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Origins Of Chinagirl

Published : 27th August 2004


Emmanuel from Munich asked :

>Why is a LAD also called "Chinagirl"?


The origin that I have read about began back in the pre-sound days of laboratory operations. For a quick visual check of print quality, a lab worker spliced into the leader of a finished negative two or three frames from a properly exposed negative from a camera test of a young starlet. The film was otherwise not needed for its original purpose. The girl was wearing a straw Chinese peasant hat, hence the name. The concept was valid for a quick, visual check of processing and printing.

In those days, all release prints were made from the original negative. The practice has continued, but now you see a face along with various color bars, gray scales, or LAD patches. I have actually seen b & w prints from the era with the China girl check frames in the leader.

Wade I. Ramsey (the other Wade Ramsey)
Dailies Projectionist, Projection Engineer
Formerly Camera Assistant
Fort Mill, SC



>Why is a LAD also called "Chinagirl"?
>The girl was wearing a straw Chinese peasant hat


I've never heard the straw hat story. However, the term Chinagirl predates LAD. My understanding is that the original Chinagirl negatives were a basic head and shoulders and a 3-step greyscale, used as Wade suggests, as a visual and densitometric check of printing and processing consistency. As the neg was consumed quite quickly, Kodak shot considerable amounts of it to supply to labs. Rather than have a real girl sit on a stool for hours at a time they used a china (porcelain) mannequin. This was originally black and white but became far more valuable for colour processes.

I've heard it referred to as "Chinagirl" "doll" or "lady-wedge", among other things.

LAD, or Laboratory Aim Density, was based on a complete frame exposed to standard 18% grey: the ideal density of the processed film, and a set of aim densities for prints, IPs etc from that original formed the basis of a duplication and printing control system devised & published by John Pytlakin 1978.

Great minds eventually thought of combining the Lads and the lasses, so that the mid-grey on the greyscale part of a Chinagirl was exposed to the Lab Aim Density.

It's a rather unimaginative story, and I've often wished for a more romantic or unlikely reason for the Chinagirl. Any ideas? - how about a competition for the most unlikely - over on cml-chat please, if you want to suggest one!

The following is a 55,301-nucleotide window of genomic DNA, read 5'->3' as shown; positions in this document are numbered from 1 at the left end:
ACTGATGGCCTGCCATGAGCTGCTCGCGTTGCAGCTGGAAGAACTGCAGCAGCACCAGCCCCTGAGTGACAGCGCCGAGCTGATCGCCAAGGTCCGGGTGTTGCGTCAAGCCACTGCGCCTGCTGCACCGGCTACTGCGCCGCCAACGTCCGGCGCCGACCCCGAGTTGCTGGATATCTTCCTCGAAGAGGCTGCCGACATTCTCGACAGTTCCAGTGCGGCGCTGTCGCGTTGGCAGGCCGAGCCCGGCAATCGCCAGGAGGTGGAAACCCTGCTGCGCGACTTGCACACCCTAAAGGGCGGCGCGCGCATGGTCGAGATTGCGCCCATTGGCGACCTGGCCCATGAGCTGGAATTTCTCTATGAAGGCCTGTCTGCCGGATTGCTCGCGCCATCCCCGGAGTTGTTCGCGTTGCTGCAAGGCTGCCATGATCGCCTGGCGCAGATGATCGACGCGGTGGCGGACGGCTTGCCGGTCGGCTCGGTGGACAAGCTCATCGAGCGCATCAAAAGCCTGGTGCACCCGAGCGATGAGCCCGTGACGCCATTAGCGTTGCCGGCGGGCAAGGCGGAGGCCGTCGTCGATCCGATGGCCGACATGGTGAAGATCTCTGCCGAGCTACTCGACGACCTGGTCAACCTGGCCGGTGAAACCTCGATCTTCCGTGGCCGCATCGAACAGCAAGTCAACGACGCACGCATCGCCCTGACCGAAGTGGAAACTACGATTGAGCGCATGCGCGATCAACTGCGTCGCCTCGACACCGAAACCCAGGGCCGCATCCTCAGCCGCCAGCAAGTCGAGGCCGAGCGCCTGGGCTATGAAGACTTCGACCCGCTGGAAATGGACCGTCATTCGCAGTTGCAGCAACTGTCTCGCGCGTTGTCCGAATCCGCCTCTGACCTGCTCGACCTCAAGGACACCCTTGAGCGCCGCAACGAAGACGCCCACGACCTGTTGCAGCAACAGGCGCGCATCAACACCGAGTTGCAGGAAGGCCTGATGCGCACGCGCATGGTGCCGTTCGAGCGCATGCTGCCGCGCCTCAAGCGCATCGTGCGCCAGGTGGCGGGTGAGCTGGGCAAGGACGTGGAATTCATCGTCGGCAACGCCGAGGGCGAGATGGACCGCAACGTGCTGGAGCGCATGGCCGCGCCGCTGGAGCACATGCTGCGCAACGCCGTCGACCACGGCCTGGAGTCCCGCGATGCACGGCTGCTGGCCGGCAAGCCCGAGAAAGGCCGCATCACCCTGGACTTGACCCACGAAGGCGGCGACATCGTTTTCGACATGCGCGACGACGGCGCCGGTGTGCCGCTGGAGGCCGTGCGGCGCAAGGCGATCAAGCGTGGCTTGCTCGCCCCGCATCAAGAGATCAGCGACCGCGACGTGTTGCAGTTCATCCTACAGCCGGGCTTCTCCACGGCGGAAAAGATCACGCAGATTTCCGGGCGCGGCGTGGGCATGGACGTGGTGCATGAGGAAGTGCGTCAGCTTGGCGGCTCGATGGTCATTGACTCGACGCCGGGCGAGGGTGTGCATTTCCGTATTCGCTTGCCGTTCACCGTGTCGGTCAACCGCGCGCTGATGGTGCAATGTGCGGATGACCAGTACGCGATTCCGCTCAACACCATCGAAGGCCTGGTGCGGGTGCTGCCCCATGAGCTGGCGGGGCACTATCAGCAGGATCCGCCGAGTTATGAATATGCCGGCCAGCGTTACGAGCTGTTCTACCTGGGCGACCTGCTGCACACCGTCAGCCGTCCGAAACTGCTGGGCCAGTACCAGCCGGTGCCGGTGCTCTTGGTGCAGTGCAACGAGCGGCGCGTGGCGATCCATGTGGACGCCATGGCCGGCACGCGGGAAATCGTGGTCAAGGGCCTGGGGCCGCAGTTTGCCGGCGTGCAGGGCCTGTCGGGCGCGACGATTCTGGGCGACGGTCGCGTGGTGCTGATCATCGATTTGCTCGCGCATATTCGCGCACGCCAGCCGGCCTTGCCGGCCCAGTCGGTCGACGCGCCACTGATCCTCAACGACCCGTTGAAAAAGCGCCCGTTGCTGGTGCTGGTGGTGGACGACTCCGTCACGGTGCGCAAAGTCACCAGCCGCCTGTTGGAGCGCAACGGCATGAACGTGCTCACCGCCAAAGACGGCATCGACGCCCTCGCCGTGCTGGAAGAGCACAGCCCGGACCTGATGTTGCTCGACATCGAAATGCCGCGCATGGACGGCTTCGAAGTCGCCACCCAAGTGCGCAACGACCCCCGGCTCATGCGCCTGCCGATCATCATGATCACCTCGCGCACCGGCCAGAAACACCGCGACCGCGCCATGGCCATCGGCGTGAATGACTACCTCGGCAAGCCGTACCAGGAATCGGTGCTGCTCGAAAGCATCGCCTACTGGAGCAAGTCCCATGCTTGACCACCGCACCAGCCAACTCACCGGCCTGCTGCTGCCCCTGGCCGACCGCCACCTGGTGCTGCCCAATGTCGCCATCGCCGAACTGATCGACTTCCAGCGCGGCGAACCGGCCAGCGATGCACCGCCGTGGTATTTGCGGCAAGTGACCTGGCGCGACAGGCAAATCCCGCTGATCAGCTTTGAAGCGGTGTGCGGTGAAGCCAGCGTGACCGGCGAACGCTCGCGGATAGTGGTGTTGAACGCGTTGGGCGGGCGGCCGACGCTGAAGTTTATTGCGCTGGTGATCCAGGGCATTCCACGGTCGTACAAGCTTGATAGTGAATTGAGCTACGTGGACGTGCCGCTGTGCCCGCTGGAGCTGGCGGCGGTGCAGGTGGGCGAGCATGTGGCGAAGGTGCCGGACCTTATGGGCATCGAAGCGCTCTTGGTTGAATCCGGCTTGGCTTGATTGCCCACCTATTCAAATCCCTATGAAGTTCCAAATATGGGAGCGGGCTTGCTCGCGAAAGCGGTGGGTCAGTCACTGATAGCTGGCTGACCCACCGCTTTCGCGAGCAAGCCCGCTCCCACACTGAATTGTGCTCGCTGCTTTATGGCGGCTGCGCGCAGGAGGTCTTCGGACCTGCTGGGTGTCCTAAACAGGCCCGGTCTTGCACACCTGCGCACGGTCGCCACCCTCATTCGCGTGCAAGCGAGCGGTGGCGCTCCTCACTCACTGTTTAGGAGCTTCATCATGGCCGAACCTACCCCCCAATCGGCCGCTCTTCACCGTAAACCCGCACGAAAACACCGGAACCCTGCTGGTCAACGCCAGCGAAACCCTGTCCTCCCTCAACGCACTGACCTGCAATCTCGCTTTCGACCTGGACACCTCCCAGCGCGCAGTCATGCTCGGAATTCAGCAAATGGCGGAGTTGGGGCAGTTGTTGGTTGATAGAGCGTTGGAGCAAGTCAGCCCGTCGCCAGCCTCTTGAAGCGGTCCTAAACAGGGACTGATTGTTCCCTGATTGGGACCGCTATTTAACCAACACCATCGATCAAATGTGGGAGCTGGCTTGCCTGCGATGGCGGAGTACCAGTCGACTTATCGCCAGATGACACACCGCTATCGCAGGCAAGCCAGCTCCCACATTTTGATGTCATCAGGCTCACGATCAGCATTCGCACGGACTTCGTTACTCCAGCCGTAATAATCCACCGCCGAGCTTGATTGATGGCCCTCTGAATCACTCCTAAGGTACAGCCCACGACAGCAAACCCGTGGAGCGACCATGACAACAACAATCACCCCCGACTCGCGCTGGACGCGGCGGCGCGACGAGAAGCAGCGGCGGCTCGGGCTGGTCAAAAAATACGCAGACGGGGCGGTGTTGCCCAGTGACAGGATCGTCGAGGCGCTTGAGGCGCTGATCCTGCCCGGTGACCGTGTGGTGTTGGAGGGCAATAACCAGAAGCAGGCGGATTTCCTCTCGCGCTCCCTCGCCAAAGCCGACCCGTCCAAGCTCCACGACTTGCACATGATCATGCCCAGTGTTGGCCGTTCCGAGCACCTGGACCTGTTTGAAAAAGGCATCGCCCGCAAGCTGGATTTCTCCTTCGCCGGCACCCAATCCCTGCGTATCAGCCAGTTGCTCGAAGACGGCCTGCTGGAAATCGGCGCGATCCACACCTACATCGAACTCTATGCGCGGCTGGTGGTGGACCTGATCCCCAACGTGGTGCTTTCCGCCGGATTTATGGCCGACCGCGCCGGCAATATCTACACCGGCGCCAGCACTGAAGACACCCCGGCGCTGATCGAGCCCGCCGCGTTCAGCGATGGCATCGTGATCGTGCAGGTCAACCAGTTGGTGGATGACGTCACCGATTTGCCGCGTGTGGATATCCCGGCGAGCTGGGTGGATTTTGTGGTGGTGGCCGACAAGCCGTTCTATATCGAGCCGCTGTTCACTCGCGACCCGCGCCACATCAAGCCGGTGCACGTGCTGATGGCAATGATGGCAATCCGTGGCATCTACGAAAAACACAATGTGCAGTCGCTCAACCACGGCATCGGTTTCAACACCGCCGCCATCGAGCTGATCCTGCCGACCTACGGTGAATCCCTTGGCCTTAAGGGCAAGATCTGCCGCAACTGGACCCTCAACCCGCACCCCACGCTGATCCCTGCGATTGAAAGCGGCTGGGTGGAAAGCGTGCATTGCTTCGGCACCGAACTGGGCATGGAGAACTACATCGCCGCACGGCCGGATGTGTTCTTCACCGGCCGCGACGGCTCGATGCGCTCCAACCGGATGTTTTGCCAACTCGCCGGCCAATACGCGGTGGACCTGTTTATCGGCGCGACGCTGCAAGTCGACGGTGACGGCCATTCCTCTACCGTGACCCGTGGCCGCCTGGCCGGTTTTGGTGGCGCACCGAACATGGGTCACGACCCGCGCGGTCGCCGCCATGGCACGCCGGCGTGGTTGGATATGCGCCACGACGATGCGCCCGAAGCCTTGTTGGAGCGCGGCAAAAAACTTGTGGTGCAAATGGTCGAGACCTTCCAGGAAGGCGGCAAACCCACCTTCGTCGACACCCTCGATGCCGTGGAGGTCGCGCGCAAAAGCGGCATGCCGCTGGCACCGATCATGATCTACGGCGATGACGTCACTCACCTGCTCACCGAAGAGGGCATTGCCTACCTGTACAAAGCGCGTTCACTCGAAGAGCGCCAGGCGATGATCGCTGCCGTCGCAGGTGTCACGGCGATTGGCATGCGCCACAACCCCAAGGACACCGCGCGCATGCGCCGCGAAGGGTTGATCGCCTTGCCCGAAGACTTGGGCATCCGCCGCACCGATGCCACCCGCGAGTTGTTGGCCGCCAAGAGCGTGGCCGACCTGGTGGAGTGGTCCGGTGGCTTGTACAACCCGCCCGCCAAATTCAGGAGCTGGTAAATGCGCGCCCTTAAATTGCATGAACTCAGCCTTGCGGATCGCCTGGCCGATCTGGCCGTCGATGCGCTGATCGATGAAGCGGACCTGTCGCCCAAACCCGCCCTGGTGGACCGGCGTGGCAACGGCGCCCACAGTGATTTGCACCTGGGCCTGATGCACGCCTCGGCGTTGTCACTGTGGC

Dominic Case
Atlab Australia



I've heard it the same as Dominic's recollection. Early versions were a china mannequin. Although some think the early models wore a multicoloured "Chinese" style dress.

Even in the 1930's, control tools like the Technicolor "Lily" were used. For many years prior to the early 1980's, Kodak did shoot many thousands of feet of "China Girl" original negative footage each year to supply labs, using a live model. Trouble was that it was a bit different each year, with a different model and slightly different lighting. It was primarily intended as "representative" footage, and not a standard.

The "LAD Girl" I developed was photographed in 1982 (I was on the set when we shot the two 400-foot rolls of 5247), and all film supplied since is made from the same original negative, either as a duplicate negative, and now as a digital intermediate:

http://www.kodak.com/US/en/motion/support/h61/

http://www.film-tech.com/trailers/filmtechpytlak.html

John Pytlak
EI Customer Technical Services
Research Labs, Building 69
Eastman Kodak Company
Rochester, New York 14650-1922 USA
Telephone: +1 585 477 5325
website :  http://www.kodak.com/go/motion



John Pytlak writes :

>The "LAD Girl" I developed was photographed in 1982 (I was on the set >when we shot the two 400-foot rolls of 5247), and all film supplied since >is made from the same original negative, either as a duplicate negative, >and now as a digital intermediate :

So how has that footage held up after 22 years? As accurate as when it was originally photographed?

Mitch Gross
NYC DP



Mitch Gross asked :

>So how has that footage held up after 22 years? As accurate as when it >was originally photographed?

It's held up very well, thank you. Better than me.

Of course, Kodak did store it properly.

The reason we have moved to making it via digital intermediate is that we want to supply it on a camera original stock, rather than as a duplicate negative.

Little tidbit: To add some humour to my SMPTE presentation in 1982, one of my slides was of me dressed in drag as "LAD Girl". I have the original slide safely locked away.

John Pytlak
Eastman Kodak Company



John Pytlak writes :

> I have the original slide safely locked away.

To be used only with the Dorian Greyscale.

Brian Heller
IA 600 DP



John Pytlak writes :

> I have the original slide safely locked away.


Brian Heller replies :

>To be used only with the Dorian Greyscale.

That deserves a no-Telly award!

Wade K. Ramsey, DP
Dept. of Cinema & Video Production
Bob Jones University
Greenville, SC 29614


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